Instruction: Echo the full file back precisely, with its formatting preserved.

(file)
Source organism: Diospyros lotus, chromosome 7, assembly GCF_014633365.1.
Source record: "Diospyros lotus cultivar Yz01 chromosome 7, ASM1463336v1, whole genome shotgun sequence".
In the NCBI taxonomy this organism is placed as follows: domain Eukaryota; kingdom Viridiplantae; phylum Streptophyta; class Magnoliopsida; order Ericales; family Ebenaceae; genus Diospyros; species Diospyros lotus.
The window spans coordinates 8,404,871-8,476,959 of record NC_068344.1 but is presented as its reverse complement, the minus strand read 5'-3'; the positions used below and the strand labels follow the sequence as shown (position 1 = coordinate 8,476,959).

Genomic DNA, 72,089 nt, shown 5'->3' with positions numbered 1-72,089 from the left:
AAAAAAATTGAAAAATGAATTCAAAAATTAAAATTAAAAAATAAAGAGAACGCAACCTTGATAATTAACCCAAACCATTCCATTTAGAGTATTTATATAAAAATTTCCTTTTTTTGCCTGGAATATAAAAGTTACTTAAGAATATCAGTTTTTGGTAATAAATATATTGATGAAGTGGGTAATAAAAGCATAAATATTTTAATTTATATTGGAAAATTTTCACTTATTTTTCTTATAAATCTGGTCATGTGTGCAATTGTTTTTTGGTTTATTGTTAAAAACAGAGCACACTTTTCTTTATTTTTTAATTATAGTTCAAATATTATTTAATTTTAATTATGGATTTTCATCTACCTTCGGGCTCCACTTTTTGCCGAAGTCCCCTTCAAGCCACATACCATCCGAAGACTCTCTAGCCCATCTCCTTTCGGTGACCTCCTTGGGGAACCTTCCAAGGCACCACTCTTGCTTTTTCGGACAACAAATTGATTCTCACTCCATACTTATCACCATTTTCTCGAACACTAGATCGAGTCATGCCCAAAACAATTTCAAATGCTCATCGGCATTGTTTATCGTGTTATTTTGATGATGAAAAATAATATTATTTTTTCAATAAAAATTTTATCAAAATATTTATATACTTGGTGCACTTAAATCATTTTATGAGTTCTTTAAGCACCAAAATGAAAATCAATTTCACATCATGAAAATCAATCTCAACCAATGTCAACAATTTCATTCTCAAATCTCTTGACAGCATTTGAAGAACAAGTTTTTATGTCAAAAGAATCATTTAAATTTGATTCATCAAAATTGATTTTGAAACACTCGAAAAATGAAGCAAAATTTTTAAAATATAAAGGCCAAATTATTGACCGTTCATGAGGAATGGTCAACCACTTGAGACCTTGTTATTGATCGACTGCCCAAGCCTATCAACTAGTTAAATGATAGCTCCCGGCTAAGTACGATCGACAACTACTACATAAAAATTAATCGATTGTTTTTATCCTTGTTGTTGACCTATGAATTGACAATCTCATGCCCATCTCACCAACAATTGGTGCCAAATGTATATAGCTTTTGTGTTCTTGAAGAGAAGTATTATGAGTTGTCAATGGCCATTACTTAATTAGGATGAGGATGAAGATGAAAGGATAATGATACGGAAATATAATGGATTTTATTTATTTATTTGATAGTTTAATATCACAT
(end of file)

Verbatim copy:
Source organism: Diospyros lotus, chromosome 7, assembly GCF_014633365.1.
Source record: "Diospyros lotus cultivar Yz01 chromosome 7, ASM1463336v1, whole genome shotgun sequence".
In the NCBI taxonomy this organism is placed as follows: domain Eukaryota; kingdom Viridiplantae; phylum Streptophyta; class Magnoliopsida; order Ericales; family Ebenaceae; genus Diospyros; species Diospyros lotus.
The window spans coordinates 8,404,871-8,476,959 of record NC_068344.1 but is presented as its reverse complement, the minus strand read 5'-3'; the positions used below and the strand labels follow the sequence as shown (position 1 = coordinate 8,476,959).

Genomic DNA, 72,089 nt, shown 5'->3' with positions numbered 1-72,089 from the left:
AAAAAAATTGAAAAATGAATTCAAAAATTAAAATTAAAAAATAAAGAGAACGCAACCTTGATAATTAACCCAAACCATTCCATTTAGAGTATTTATATAAAAATTTCCTTTTTTTGCCTGGAATATAAAAGTTACTTAAGAATATCAGTTTTTGGTAATAAATATATTGATGAAGTGGGTAATAAAAGCATAAATATTTTAATTTATATTGGAAAATTTTCACTTATTTTTCTTATAAATCTGGTCATGTGTGCAATTGTTTTTTGGTTTATTGTTAAAAACAGAGCACACTTTTCTTTATTTTTTAATTATAGTTCAAATATTATTTAATTTTAATTATGGATTTTCATCTACCTTCGGGCTCCACTTTTTGCCGAAGTCCCCTTCAAGCCACATACCATCCGAAGACTCTCTAGCCCATCTCCTTTCGGTGACCTCCTTGGGGAACCTTCCAAGGCACCACTCTTGCTTTTTCGGACAACAAATTGATTCTCACTCCATACTTATCACCATTTTCTCGAACACTAGATCGAGTCATGCCCAAAACAATTTCAAATGCTCATCGGCATTGTTTATCGTGTTATTTTGATGATGAAAAATAATATTATTTTTTCAATAAAAATTTTATCAAAATATTTATATACTTGGTGCACTTAAATCATTTTATGAGTTCTTTAAGCACCAAAATGAAAATCAATTTCACATCATGAAAATCAATCTCAACCAATGTCAACAATTTCATTCTCAAATCTCTTGACAGCATTTGAAGAACAAGTTTTTATGTCAAAAGAATCATTTAAATTTGATTCATCAAAATTGATTTTGAAACACTCGAAAAATGAAGCAAAATTTTTAAAATATAAAGGCCAAATTATTGACCGTTCATGAGGAATGGTCAACCACTTGAGACCTTGTTATTGATCGACTGCCCAAGCCTATCAACTAGTTAAATGATAGCTCCCGGCTAAGTACGATCGACAACTACTACATAAAAATTAATCGATTGTTTTTATCCTTGTTGTTGACCTATGAATTGACAATCTCATGCCCATCTCACCAACAATTGGTGCCAAATGTATATAGCTTTTGTGTTCTTGAAGAGAAGTATTATGAGTTGTCAATGGCCATTACTTAATTAGGATGAGGATGAAGATGAAAGGATAATGATACGGAAATATAATGGATTTTATTTATTTATTTGATAGTTTAATATCACAT